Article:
I was jealous of my dad, who was lucky enough to grow up in a place where there was this thing called “Young Life” - a ministry for high schoolers across the country that ran these amazing camps and programs. He went on to work for YL a few years post-college in the Chicago area, and took countless groups to camps all over the country. He would tell these hilarious stories of skits and pranks and all the things that I had loved about going to camp - just not the kid-version of it all. I wanted that like you wouldn’t believe. So since I didn’t have that based where I lived, I went in search of it. My dad got in touch with his old YL leader out in California, and my cousin and I hopped a flight and proceeded to get on a bus with a group of total strangers (who all knew each other) and drive 10 hours up the coast to Woodleaf. And you know what? It was just like my past camp experiences - but 10 times better. I had so much fun, I went back the next summer to Windy Gap way over on the east coast.

What I loved the most was that there was no pressure to be the “perfect” sinless person. They even had smoking areas, which oddly enough, I found to be the epitome of respect. Christianity isn’t supposed to be about putting people down for their faults or getting them to fit some sort of mold everyone thinks one should aspire to. It’s about accepting people for who they are and loving them no matter what. Young Life wasn’t just chock full of Jesus songs (which are great, don’t get me wrong). They played The Fray, Britney Spears, and all sorts of other pop songs you’d hear on any radio station across the country. The evening get togethers were total 90’s flashbacks for all of us campers - we danced around and sang at the top of our lungs without a care. Christian or not, YL accepted campers as they were. And yes, there was always inevitably a message about Christ and his love, but you know what? There was never any pressure to accept that belief.

Tree swingin’ it. I wanted to put one in my backyard but the darn tree just wouldn’t grow higher than 7 feet. ‘Tis a cryin’ shame.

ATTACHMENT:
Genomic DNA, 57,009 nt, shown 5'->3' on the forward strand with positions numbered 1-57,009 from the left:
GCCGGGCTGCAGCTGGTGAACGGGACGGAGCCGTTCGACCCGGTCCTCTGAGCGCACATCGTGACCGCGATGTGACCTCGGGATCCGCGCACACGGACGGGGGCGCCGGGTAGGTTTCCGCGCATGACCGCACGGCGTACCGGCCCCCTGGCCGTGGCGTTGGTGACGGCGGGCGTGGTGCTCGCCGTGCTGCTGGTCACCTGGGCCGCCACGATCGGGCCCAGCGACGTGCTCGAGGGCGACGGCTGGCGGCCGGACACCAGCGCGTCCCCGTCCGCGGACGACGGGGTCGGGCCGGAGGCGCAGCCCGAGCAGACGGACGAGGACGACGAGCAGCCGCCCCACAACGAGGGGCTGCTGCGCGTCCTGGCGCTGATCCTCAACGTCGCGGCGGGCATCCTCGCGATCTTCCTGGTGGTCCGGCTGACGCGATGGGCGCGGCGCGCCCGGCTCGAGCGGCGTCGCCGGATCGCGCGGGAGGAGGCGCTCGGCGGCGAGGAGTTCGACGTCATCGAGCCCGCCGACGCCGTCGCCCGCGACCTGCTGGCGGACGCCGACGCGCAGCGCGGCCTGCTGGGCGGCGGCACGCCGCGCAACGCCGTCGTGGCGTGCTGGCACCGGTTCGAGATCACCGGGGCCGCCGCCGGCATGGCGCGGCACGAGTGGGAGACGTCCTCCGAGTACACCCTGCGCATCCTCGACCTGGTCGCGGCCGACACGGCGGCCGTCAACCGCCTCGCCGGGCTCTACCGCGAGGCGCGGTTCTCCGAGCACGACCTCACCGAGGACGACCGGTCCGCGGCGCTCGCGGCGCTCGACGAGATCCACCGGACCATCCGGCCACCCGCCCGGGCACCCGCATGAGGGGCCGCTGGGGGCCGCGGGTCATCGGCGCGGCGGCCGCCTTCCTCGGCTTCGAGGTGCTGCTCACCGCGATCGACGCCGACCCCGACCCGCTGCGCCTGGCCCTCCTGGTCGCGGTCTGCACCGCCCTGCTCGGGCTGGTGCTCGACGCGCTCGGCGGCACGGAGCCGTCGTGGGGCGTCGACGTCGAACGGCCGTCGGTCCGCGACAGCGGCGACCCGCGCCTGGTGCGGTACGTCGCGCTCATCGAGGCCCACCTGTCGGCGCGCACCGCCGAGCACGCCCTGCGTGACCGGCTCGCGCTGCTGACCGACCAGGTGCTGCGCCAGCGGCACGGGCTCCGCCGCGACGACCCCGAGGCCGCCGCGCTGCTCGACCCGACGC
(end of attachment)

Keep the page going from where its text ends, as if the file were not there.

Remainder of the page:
In that week I saw more relationships strengthened and more people discover something new about themselves that they’d never before acknowledged. A large majority were Christians already, but a lot became new Christians. And still, there were plenty of people who walked away uncertain and not at all convinced. But the beauty of it all was that they saw Christianity for what it was - a method of acceptance relayed by an awesome group of people who didn’t care to judge but instead cared to show love. That’s a pretty powerful thing, if you ask me.


My cousin and I with our YL leader, Emily. She was one of the coolest people I’ve ever met. Oh yeah - we’re wearing bandanas with drawn-on freckles because that was the style then. JK, it was square dancing night. Don’t knock it till you’ve tried it! Hilarious fun.

I never really found that “home” to be a part of when I came back from camp, and haven’t to this day. But I do have a group of amazing friends and family supporting me 24/7 who’ve become my own little Young Life. I’ve pulled away from the church in recent years, much of it consistent with the unfortunate hypocrisy I see in the daily media streams. More than anything, I want affirmation that religion is about love - I want to see that same attitude of acceptance I saw at Young Life camp years ago. And sometimes I do. I see it in the churches who stand up for human rights and support issues they may not be entirely comfortable with, but they choose to do so out of love rather than condemnation. I see it in the people who work tirelessly to help the underprivileged and the victims of domestic violence and abuse. And that gives me hope. One day I hope to find that magic again. Maybe it’s in a church, or maybe a small women’s group. I’d even love to find a Young Life group to volunteer with around here that will again inspire me in the way it did so many years ago.
I’m not perfect. But it’s about the journey. And it’s one heck of a ride.